Tags

Type your tag names separated by a space and hit enter

Comparison of the utility of sympathetic skin response and current perception threshold examinations with conventional examinations for the early electrophysiological diagnosis of diabetic polyneuropathy.
Electromyogr Clin Neurophysiol. 2006 Nov-Dec; 46(7-8):401-7.EC

Abstract

We compared the utility of sympathetic skin response (SSR) and current perception threshold (CPT) with that of conventional electrophysiological examinations like sural sensory conduction velocity, sensory nerve action potential (SNAP), peroneal motor conduction velocity, compound muscle action potentials, and F-wave latency. Twenty-two type II diabetic patients (mean age, 69.6 years) without sensory symptoms and with a mean glycosylated hemoglobin (HbA1c) level of 7.1%, along with 26 age-matched control patients, were examined. Among the conventional examinations, only the sural SNAP was considerably (although not significantly) depressed in the diabetic group. On the other hand, the mean SSR amplitude in the diabetic group was approximately half of the value in the control group. All the CPT values were also considerably lower in the diabetic group than in the control group, although only the values for hand stimulation at 2000 and 250 Hz were significant. No correlations were observed between the SSR amplitudes and the CPT values at any of the test frequencies. However, a positive correlation between the mean HbA1c level and the CPT value was seen at all frequencies. We concluded that SSR amplitude measurements are superior to conventional examinations and CPT studies with regard to the early electrophysiological diagnosis of diabetic polyneuropathy. Furthermore, CPT values may be useful as an electrophysiological surrogate indicator of recent glycemic control.

Authors+Show Affiliations

Division of Neurology, Department of Internal Medicine, Nihon University School of Medicine, Tokyo.No affiliation info availableNo affiliation info availableNo affiliation info available

Pub Type(s)

Journal Article

Language

eng

PubMed ID

17191732

Citation

Ono, S, et al. "Comparison of the Utility of Sympathetic Skin Response and Current Perception Threshold Examinations With Conventional Examinations for the Early Electrophysiological Diagnosis of Diabetic Polyneuropathy." Electromyography and Clinical Neurophysiology, vol. 46, no. 7-8, 2006, pp. 401-7.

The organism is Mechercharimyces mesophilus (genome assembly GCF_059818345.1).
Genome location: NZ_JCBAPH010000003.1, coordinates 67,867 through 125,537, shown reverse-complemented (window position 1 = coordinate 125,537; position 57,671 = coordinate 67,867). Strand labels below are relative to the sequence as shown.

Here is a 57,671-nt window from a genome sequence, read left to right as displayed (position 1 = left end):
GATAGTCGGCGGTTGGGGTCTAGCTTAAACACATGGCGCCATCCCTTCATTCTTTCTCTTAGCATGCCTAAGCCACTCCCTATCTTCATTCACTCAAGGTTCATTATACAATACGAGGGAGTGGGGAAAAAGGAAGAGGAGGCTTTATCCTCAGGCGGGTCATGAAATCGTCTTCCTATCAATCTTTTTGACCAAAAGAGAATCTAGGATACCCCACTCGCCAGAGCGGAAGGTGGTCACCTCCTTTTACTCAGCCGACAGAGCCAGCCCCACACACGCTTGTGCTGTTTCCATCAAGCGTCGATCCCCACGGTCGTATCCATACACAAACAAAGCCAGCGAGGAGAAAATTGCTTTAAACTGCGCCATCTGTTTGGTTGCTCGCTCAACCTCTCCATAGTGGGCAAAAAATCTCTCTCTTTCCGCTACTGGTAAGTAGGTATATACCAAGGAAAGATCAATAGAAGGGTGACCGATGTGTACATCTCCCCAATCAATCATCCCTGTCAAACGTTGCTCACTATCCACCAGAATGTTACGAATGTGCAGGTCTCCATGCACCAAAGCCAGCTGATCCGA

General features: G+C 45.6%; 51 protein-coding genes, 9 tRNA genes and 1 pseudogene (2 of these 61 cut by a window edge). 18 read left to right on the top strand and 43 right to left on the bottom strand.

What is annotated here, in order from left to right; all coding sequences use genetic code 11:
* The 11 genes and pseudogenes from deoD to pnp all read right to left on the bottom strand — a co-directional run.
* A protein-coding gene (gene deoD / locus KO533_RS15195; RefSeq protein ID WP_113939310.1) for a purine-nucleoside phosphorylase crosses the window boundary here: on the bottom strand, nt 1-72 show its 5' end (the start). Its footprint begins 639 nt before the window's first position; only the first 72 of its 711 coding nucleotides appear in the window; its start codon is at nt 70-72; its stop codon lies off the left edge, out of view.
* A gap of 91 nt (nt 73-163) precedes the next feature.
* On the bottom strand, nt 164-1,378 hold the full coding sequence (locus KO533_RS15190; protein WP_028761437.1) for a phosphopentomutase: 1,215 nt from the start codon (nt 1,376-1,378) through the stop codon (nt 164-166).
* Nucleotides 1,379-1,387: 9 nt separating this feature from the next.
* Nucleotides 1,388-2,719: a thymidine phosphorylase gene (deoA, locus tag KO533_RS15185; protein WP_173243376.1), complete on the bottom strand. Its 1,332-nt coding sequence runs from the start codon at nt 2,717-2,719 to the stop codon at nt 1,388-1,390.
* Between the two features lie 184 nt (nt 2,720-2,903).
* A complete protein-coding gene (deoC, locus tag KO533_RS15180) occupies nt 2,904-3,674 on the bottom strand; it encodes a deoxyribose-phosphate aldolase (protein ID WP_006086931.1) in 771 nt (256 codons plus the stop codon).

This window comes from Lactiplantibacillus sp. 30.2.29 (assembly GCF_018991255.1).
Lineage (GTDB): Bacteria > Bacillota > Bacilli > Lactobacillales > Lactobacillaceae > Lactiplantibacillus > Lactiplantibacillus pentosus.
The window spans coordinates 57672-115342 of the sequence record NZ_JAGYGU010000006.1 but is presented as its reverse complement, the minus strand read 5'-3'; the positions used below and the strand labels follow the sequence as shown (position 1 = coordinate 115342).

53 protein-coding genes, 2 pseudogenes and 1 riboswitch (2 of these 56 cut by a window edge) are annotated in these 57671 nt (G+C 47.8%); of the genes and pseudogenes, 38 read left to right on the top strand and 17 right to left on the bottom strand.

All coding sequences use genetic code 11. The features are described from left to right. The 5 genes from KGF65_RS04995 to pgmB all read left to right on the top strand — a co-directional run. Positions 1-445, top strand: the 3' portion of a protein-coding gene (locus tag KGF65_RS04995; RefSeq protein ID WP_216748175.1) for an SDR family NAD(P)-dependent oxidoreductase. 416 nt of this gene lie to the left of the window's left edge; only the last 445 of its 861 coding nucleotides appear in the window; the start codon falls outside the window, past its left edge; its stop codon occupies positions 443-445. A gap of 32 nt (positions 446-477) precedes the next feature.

Ono S, Nishijo Y, Oishi M, et al. Comparison of the utility of sympathetic skin response and current perception threshold examinations with conventional examinations for the early electrophysiological diagnosis of diabetic polyneuropathy. Electromyogr Clin Neurophysiol. 2006;46(7-8):401-7.
Ono, S., Nishijo, Y., Oishi, M., & Mizutani, T. (2006). Comparison of the utility of sympathetic skin response and current perception threshold examinations with conventional examinations for the early electrophysiological diagnosis of diabetic polyneuropathy. Electromyography and Clinical Neurophysiology, 46(7-8), 401-7.
Ono S, et al. Comparison of the Utility of Sympathetic Skin Response and Current Perception Threshold Examinations With Conventional Examinations for the Early Electrophysiological Diagnosis of Diabetic Polyneuropathy. Electromyogr Clin Neurophysiol. 2006 Nov-Dec;46(7-8):401-7. PubMed PMID: 17191732.
* Article titles in AMA citation format should be in sentence-case
TY - JOUR T1 - Comparison of the utility of sympathetic skin response and current perception threshold examinations with conventional examinations for the early electrophysiological diagnosis of diabetic polyneuropathy. AU - Ono,S, AU - Nishijo,Y, AU - Oishi,M, AU - Mizutani,T, PY - 2006/12/29/pubmed PY - 2007/2/13/medline PY - 2006/12/29/entrez SP - 401 EP - 7 JF - Electromyography and clinical neurophysiology JO - Electromyogr Clin Neurophysiol VL - 46 IS - 7-8 N2 - We compared the utility of sympathetic skin response (SSR) and current perception threshold (CPT) with that of conventional electrophysiological examinations like sural sensory conduction velocity, sensory nerve action potential (SNAP), peroneal motor conduction velocity, compound muscle action potentials, and F-wave latency. Twenty-two type II diabetic patients (mean age, 69.6 years) without sensory symptoms and with a mean glycosylated hemoglobin (HbA1c) level of 7.1%, along with 26 age-matched control patients, were examined. Among the conventional examinations, only the sural SNAP was considerably (although not significantly) depressed in the diabetic group. On the other hand, the mean SSR amplitude in the diabetic group was approximately half of the value in the control group. All the CPT values were also considerably lower in the diabetic group than in the control group, although only the values for hand stimulation at 2000 and 250 Hz were significant. No correlations were observed between the SSR amplitudes and the CPT values at any of the test frequencies. However, a positive correlation between the mean HbA1c level and the CPT value was seen at all frequencies. We concluded that SSR amplitude measurements are superior to conventional examinations and CPT studies with regard to the early electrophysiological diagnosis of diabetic polyneuropathy. Furthermore, CPT values may be useful as an electrophysiological surrogate indicator of recent glycemic control. SN - 0301-150X UR - https://www.unboundmedicine.com/medline/citation/17191732/Comparison_of_the_utility_of_sympathetic_skin_response_and_current_perception_threshold_examinations_with_conventional_examinations_for_the_early_electrophysiological_diagnosis_of_diabetic_polyneuropathy_ DB - PRIME DP - Unbound Medicine ER -